Vet Third-Party Study Abroad Vendors
In terms of global reach and curriculum, third-party vendors can greatly increase the study abroad opportunities available to students at K-12 schools, colleges, and universities. Vendors also free up campus resources by taking on planning, operations, and some liability. However, vendors’ poor risk management practices can lead to bad outcomes for students and often result in costly claims against institutions.
When choosing a third-party vendor, your institution should select programs that protect students by properly addressing the risks of education abroad. To manage these partnerships, carefully vet vendors by focusing on the following practices.
Gather information about the vendor.
- Closely examine the vendor’s licenses, history, and reputation. Inquire about its safety record, interview institutions that have partnered with the vendor, and research complaints filed.
- Evaluate whether the vendor operates in an ethical manner that aligns with your institution’s mission.
- Scrutinize — for fairness and accuracy — the vendor’s marketing materials and the vendor’s application and selection process.
- Ask about the vendor’s student-to-staff ratio and hiring and retention history.
- Confirm the vendor’s staff have experience working with students. Ask about employees’ language fluency and years spent in-country.
Require comprehensive emergency protocols.
- Carefully review the vendor’s written crisis and emergency response plans. Scrutinize its protocols for top study abroad risks such as hospitalizations, sexual assault, complaints of discrimination or harassment, mental health crises, natural disasters, and arrests.
- Assess the vendor’s responses to past emergencies and review its in-country resources. Check that evacuation plans are in place and emergency health care is available for each program site.
- Confirm that the vendor requires or provides health insurance and repatriation evacuation insurance for all participants.
Look for proactive training of students and program staff.
- It’s critical to conduct orientation programs for participating students (and parents, when minors are involved) before departure and upon arrival at the destination country. During orientation, vendors should inform students about local laws, cultural expectations, region-specific health information, and details about safe and unsafe behavior. Vendors also should provide details about academic policies, conduct rules, and other expectations of the program and your institution.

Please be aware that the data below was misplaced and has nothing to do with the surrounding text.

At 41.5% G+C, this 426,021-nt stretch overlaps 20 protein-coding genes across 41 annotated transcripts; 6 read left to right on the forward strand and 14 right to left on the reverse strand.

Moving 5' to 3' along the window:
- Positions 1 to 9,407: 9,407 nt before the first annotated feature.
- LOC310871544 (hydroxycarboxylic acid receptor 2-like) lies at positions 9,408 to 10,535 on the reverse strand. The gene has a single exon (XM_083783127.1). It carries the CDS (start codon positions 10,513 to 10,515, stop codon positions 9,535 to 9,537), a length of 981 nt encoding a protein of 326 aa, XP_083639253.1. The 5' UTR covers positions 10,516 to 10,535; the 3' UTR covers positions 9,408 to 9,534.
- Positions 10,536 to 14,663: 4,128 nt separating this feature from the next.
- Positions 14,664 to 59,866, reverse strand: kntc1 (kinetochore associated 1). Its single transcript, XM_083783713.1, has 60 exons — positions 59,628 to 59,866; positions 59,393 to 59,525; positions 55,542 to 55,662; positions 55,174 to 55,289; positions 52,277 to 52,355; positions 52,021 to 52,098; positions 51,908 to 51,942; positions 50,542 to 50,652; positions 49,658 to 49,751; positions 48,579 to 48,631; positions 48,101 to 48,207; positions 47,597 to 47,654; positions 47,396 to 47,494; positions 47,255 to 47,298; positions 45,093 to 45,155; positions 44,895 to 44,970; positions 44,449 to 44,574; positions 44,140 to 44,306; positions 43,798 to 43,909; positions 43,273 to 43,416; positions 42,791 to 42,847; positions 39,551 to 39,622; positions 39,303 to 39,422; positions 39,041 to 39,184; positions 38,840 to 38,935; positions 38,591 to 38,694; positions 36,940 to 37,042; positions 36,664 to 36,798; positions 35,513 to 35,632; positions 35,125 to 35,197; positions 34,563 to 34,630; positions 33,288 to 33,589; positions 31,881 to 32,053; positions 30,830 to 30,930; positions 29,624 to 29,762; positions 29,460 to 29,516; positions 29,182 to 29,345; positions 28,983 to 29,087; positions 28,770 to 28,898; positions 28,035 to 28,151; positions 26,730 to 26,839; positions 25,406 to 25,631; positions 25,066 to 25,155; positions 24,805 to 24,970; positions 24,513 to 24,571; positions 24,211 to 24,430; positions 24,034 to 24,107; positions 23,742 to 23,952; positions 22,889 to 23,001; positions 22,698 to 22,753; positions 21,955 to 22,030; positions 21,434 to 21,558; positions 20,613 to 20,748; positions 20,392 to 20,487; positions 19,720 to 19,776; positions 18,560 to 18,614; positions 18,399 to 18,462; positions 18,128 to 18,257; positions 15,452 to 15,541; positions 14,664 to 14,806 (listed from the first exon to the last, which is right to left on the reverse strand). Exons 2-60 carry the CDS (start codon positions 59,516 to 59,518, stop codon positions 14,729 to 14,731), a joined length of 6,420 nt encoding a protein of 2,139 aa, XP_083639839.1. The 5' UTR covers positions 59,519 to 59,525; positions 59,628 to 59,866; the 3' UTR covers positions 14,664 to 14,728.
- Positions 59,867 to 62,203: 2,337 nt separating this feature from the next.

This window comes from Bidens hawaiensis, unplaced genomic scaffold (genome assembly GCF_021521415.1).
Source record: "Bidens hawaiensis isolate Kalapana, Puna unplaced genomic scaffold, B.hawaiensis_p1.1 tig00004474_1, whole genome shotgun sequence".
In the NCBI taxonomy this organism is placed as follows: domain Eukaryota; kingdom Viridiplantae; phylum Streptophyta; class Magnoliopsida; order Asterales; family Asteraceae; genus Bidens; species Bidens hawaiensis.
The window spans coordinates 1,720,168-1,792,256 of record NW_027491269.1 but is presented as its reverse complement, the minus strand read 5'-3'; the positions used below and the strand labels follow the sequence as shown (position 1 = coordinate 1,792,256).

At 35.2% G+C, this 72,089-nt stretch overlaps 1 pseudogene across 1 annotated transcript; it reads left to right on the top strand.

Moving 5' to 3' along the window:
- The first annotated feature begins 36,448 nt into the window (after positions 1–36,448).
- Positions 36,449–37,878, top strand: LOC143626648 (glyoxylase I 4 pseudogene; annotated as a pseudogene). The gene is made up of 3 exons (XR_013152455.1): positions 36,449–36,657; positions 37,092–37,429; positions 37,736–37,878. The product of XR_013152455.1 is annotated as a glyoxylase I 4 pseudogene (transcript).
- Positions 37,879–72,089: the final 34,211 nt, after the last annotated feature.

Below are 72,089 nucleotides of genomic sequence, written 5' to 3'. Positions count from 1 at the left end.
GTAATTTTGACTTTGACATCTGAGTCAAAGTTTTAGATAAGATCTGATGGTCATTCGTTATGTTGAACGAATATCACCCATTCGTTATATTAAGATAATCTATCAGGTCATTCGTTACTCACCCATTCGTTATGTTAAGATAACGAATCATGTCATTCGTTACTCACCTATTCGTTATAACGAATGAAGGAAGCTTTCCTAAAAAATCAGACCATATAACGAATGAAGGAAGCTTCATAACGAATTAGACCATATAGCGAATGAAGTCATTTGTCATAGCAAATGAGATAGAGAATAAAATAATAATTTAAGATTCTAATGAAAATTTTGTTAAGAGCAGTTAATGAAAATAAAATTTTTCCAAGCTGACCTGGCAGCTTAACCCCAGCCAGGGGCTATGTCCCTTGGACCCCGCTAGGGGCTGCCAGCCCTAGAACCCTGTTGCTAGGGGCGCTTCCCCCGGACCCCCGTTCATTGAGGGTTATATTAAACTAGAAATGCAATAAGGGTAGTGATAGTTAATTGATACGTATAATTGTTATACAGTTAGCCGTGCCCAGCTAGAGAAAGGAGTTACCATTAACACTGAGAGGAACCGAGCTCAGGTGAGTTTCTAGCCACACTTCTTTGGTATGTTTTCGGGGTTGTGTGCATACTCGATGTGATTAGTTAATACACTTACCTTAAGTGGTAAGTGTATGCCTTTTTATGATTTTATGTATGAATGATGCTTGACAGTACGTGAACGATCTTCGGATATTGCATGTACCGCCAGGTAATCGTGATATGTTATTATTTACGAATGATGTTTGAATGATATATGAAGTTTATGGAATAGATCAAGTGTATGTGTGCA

- Ensure that students receive information about reporting sexual misconduct and raising other concerns while abroad.
- Confirm program staff are adequately trained to respond to problems and that they will fulfill all necessary reporting and compliance obligations. Ask for details about the vendor’s requirements for staff, including mandatory certifications, training programs, educational background, and job experience.
Ensure the company’s educational offerings are consistent with your institution’s expectations.
- Assess whether the rigor of the academic program meets your institution’s requirements for credit transfer. Review syllabi and interview past student participants to gauge the educational benefit.
- Ensure the vendor properly accommodates students with disabilities.
- Closely inspect the student conduct rules and disciplinary proceedings to determine whether they align with those at your institution.
Evaluate safety and security of the vendor’s facilities, housing, and transportation.
- Conduct site visits, if possible. Check that facilities are in a safe, accessible area.
- If students will live with host families, confirm that the vendor screens families through background checks or other appropriate techniques and briefs the families and students on expectations and conduct rules.
- Require that all companies (charter buses, tour operators, etc.) hired by the vendor adhere to strict safety standards and demonstrate appropriate insurance coverage.
Confirm the vendor has sufficient insurance.
- Require the vendor to provide proof of insurance for property damage and injuries involving program participants. Confirm that the vendor will name your institution as an additional insured on its liability insurance policies.
- Carefully inspect all contracts or participant waivers the vendor requires and ensure student participants and your institution are fully protected.
Document your relationship in a written contract.
- Rather than accept a form contract from the vendor, customize the agreement so that the terms accurately reflect the expectations and insurance requirements listed above.
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About the Author
Christine McHugh, Esq.
Senior Risk Management Counsel
Christine’s areas of expertise include employment law, sexual assault prevention, protection of minors, traumatic brain injury, and diversity, equity, and inclusion. Before joining the Risk Research team, she handled UE liability claims for several years. She previously practiced employment and higher education law.